Asian states are likely to retain their U.S. Treasury holdings for now and European governments have expressed confidence in the world’s largest economy after Standard & Poor’s cut the U.S.’s sovereign credit rating to AA-plus.
South Korea affirmed confidence in Treasurys after an emergency meeting of officials yesterday to prepare for any financial market fallout. Russia said the one-step cut “can be ignored,” and France questioned S&P’s reasoning. China’s official Xinhua news service said in a commentary that the U.S. must cure its “addiction” to borrowing.
For all the angst, policy makers across Asia are lured to Treasurys as a result of efforts to stem gains in their currencies against the dollar, which would impair export competitiveness. China has accumulated $1.16 trillion of the debt and is the largest individual foreign holder. Japan’s efforts to weaken the yen boost that country’s demand, and Vice Finance Minister Fumihiko Igarashi said yesterday that the Japanese government is ready to intervene again after selling the currency on Aug. 4.
“Our faith in U.S. Treasurys has not changed,” Yim Jong Yong, South Korea’s vice finance minister, told reporters yesterday in Gwacheon, south of Seoul, after meeting with counterparts from the central bank and financial regulators. The nation will step up monitoring of capital flows and currency movements because of the risk of volatility from the downgrade and Europe’s debt crisis, he said.
Asia accounts for about half of foreign-owned U.S. debt, Treasury data show. Speaking on Japan’s NHK television, Igarashi said the government may intervene again if its sees speculative trading. Last week, the government may have sold a record 4.5 trillion yen ($57 billion), according to Totan Research Co., a Tokyo money-market brokerage.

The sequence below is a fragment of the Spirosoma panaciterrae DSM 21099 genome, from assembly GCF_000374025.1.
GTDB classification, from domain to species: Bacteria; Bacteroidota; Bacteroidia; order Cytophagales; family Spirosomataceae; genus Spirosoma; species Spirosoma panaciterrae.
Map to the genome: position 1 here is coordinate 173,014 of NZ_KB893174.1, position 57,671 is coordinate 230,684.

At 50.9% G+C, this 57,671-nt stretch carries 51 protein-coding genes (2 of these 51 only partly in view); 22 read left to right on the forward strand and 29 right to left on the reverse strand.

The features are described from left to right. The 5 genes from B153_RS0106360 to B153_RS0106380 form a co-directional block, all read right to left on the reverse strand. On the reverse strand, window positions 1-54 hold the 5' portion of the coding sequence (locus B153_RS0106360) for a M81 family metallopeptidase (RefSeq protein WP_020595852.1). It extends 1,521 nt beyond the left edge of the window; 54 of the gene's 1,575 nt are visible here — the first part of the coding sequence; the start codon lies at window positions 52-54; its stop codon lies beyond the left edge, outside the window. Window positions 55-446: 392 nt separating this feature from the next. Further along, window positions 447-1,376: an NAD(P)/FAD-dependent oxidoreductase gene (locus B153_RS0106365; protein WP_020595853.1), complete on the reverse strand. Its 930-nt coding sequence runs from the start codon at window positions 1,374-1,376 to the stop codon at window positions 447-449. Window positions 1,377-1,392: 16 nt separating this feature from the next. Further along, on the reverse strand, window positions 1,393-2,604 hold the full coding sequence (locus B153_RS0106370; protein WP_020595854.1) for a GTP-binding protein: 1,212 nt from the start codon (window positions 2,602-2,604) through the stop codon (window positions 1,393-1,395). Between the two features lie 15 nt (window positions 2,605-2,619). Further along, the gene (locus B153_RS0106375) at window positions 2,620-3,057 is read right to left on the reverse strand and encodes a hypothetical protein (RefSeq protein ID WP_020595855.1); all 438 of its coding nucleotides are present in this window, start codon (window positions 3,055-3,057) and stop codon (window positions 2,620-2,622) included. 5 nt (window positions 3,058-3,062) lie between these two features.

“They won’t be happy about it, but Asian central banks will just have to hold on and stick it out,” said Sean Callow, a senior currency strategist at Westpac Banking Corp. in Sydney. “There is pressure on them to hold on to liquid assets and there is nothing more liquid than the Treasury market. At least Treasurys have been doing well and they aren’t holding on to distressed assets.”
Investors in Treasurys earned 3.12 percent in the three months ending July 31, based on Bank of America Merrill Lynch data. The securities have rallied in recent weeks even after S&P warned it might lower the rating from AAA, as investors sought a haven amid deepening concerns that the global economic rebound may fade. Yields on benchmark 10-year notes closed at 2.56 percent Aug. 5, before the S&P announcement of the cut to AA+, down from 3.12 percent a month ago.
Japan, the second-largest international investor in American government debt, sees no problem with trust in the securities, a Japanese official said on condition of anonymity.
In the U.K., the world’s third-largest foreign holder of U.S. debt, Business Secretary Vince Cable said Aug. 6 the dollar is “the key international currency” in the short run.
“Although the American legislators made a terrible mess of things a few weeks ago they have now got things back on track and undertaken to manage their debt in a prudent way,” Cable said in an interview with the BBC.